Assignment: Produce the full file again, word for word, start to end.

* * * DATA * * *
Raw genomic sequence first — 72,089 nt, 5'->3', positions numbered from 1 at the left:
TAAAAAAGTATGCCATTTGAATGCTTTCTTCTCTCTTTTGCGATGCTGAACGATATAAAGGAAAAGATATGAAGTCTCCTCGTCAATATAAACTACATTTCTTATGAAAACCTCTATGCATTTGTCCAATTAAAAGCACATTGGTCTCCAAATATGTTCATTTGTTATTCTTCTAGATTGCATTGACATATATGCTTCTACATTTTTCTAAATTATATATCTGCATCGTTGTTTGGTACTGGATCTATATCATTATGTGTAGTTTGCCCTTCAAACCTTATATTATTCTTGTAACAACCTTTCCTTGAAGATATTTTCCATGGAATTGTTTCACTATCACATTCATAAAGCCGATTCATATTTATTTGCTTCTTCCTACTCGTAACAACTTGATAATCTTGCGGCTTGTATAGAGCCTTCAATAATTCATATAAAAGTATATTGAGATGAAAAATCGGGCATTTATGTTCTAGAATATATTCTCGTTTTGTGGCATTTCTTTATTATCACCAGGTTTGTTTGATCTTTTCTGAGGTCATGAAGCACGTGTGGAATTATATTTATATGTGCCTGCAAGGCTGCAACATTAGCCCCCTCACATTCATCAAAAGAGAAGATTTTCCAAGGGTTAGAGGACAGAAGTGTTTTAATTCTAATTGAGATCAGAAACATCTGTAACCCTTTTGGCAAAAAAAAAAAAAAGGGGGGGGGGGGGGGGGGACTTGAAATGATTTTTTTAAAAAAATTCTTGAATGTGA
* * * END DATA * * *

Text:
Raw genomic sequence first — 72,089 nt, 5'->3', positions numbered from 1 at the left:
TAAAAAAGTATGCCATTTGAATGCTTTCTTCTCTCTTTTGCGATGCTGAACGATATAAAGGAAAAGATATGAAGTCTCCTCGTCAATATAAACTACATTTCTTATGAAAACCTCTATGCATTTGTCCAATTAAAAGCACATTGGTCTCCAAATATGTTCATTTGTTATTCTTCTAGATTGCATTGACATATATGCTTCTACATTTTTCTAAATTATATATCTGCATCGTTGTTTGGTACTGGATCTATATCATTATGTGTAGTTTGCCCTTCAAACCTTATATTATTCTTGTAACAACCTTTCCTTGAAGATATTTTCCATGGAATTGTTTCACTATCACATTCATAAAGCCGATTCATATTTATTTGCTTCTTCCTACTCGTAACAACTTGATAATCTTGCGGCTTGTATAGAGCCTTCAATAATTCATATAAAAGTATATTGAGATGAAAAATCGGGCATTTATGTTCTAGAATATATTCTCGTTTTGTGGCATTTCTTTATTATCACCAGGTTTGTTTGATCTTTTCTGAGGTCATGAAGCACGTGTGGAATTATATTTATATGTGCCTGCAAGGCTGCAACATTAGCCCCCTCACATTCATCAAAAGAGAAGATTTTCCAAGGGTTAGAGGACAGAAGTGTTTTAATTCTAATTGAGATCAGAAACATCTGTAACCCTTTTGGCAAAAAAAAAAAAAAGGGGGGGGGGGGGGGGGGACTTGAAATGATTTTTTTAAAAAAATTCTTGAATGTGA